Oh, wow. We really do love everything we publish, so I'll just stick to a few of the bookless up-and-comers and the poetry-related features here, since this is a PSA interview and all. We're very proud of our text-based interactive browser adventure "POET The Game," which was written by Glenn Shaheen and programmed by yours truly. In terms of straight-up poetry, though, we see very big things in the future for Lo Kwa Mei-en, Tyler Gobble, Eric Kocher, Natalie Eilbert, Jessica Fjeld, Henry Walters, and Lauren Russell, to name just a few.
What should someone submitting work to Better know about the site?
The other thing you should know before you submit to Better is that if we accept your work, we're going to ask you to record a video of yourself reading the poem / story / essay / whatever. If you're not comfortable with that—or if you're going to insist on submitting a long shot of trees and butterflies with your voice playing behind it—then Better is probably not the venue for you. We're working very hard to reach a day when all of our published works, without exception, include audio and video versions. That said, we don't want shyness to prevent anyone from submitting—we just want those submitters to take a brave step away from shyness! Take the plunge! We wish everyone would be less self-conscious about shooting the videos, because we genuinely love the simplicity and often the strangeness or awkwardness of our writers' recordings, warts and all. That's part of their charm.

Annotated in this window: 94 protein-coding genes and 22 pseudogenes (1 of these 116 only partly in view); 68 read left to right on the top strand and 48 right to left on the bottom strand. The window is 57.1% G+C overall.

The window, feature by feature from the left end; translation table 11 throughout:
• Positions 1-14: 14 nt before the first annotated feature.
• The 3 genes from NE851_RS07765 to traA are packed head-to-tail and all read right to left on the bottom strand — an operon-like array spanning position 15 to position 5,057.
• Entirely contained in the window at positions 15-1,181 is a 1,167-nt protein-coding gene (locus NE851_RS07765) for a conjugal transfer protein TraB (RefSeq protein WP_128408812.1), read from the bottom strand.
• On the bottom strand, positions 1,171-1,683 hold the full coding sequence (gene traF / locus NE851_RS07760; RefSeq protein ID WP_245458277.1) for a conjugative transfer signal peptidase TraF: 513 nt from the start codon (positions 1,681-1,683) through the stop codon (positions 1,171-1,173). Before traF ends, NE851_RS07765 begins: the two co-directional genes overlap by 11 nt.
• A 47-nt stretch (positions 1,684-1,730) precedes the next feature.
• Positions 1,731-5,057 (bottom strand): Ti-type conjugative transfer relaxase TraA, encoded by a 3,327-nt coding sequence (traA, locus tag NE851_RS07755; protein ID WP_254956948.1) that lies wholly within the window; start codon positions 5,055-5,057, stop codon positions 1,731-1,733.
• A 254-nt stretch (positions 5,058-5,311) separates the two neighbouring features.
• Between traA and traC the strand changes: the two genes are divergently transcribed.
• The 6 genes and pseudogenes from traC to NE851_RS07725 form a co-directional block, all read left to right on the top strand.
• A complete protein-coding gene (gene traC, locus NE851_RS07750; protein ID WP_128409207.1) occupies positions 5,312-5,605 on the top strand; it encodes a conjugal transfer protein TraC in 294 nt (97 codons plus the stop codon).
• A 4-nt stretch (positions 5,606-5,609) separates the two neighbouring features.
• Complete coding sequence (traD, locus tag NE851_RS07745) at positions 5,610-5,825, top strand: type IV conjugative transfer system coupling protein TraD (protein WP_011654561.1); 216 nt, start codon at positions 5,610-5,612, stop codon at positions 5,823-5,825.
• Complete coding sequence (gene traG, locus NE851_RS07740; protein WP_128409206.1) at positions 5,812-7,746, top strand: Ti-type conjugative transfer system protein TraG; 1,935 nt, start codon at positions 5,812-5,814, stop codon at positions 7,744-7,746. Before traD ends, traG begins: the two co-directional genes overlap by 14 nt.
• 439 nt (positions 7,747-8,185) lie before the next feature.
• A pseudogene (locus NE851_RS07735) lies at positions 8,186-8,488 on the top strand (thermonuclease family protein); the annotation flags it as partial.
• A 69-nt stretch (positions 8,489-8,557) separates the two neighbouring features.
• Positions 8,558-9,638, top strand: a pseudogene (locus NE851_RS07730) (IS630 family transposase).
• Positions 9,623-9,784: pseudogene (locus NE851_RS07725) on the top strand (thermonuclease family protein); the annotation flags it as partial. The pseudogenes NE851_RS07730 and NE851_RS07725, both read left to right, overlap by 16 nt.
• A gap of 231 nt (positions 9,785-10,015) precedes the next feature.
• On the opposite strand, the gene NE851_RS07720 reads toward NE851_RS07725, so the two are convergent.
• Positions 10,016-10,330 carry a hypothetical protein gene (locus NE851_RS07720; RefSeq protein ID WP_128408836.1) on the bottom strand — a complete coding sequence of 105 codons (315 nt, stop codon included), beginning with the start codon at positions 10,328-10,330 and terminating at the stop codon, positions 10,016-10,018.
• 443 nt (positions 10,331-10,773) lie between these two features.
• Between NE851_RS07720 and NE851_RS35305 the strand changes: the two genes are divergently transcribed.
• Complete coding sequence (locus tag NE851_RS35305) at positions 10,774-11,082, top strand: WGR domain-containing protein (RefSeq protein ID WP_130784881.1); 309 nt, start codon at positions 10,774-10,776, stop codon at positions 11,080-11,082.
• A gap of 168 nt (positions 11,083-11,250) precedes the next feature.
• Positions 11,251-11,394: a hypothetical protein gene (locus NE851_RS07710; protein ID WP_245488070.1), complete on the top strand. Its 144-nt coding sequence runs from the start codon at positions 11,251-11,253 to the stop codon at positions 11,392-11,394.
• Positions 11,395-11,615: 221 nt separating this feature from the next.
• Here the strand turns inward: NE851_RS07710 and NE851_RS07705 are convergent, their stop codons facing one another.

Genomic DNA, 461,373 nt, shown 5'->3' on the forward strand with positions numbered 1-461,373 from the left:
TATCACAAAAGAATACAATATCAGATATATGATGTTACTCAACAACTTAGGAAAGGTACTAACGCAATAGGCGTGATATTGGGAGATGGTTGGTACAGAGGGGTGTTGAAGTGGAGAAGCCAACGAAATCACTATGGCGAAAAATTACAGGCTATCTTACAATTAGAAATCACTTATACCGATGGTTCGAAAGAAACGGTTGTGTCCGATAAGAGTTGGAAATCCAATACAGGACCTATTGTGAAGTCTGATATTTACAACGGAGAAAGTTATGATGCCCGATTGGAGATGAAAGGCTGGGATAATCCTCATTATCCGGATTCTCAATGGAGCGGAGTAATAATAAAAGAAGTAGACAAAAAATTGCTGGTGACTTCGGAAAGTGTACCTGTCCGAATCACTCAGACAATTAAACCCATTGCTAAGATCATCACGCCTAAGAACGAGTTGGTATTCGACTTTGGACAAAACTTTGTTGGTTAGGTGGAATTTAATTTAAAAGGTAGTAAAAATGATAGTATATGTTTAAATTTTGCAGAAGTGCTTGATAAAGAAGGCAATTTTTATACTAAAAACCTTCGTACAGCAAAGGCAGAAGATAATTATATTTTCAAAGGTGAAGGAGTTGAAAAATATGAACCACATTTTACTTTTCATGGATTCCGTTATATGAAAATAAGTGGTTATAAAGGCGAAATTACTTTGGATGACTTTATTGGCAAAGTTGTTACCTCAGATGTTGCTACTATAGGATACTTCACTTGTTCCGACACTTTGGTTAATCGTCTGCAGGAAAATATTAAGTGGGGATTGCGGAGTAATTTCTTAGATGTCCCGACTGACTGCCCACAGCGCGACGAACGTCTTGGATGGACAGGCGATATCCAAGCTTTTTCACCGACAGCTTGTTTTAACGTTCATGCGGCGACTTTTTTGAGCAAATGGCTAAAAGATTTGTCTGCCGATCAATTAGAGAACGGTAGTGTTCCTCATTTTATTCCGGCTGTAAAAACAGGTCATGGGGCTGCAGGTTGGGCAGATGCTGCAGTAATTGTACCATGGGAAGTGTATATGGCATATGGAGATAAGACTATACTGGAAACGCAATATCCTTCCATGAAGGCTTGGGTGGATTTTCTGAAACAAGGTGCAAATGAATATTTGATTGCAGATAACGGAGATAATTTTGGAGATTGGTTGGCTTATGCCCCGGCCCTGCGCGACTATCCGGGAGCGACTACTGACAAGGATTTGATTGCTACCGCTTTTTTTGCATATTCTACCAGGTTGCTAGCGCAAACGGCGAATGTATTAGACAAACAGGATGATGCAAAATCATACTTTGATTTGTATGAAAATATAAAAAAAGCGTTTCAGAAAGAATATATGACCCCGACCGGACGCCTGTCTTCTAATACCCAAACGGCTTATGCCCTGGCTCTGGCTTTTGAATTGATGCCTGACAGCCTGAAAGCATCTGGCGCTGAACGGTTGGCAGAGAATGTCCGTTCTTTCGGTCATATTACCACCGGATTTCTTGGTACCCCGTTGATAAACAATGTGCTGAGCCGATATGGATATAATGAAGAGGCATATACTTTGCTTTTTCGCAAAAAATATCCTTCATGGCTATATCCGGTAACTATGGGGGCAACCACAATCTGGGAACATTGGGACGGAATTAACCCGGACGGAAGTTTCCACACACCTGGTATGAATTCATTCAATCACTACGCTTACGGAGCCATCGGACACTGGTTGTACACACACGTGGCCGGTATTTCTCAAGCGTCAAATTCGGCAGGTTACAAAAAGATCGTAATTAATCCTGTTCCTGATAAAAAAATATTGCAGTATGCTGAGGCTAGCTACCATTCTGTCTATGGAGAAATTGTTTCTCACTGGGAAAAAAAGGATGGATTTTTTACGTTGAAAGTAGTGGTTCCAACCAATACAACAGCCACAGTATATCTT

What other literary sites, journals, or broadcasts, online or print, are your go-to?
Jeez. Another hard question. We are, of course, admirers of the Electronic Literature Organization and Born magazine (which is tragically now defunct), who beat us to the punch by far in terms of trying to push the boundaries of what online literary publishing might look like. We also like A Public Space, The Believer, Black Warrior Review, and jubilat. And we love Gulf Coast, obviously, because it's the mother that birthed and raised many of Better's founding editorial staff. There are so many others, though. I'm probably forgetting something huge and obvious. But that's the nature of the game: there's no shortage of amazing journals out there.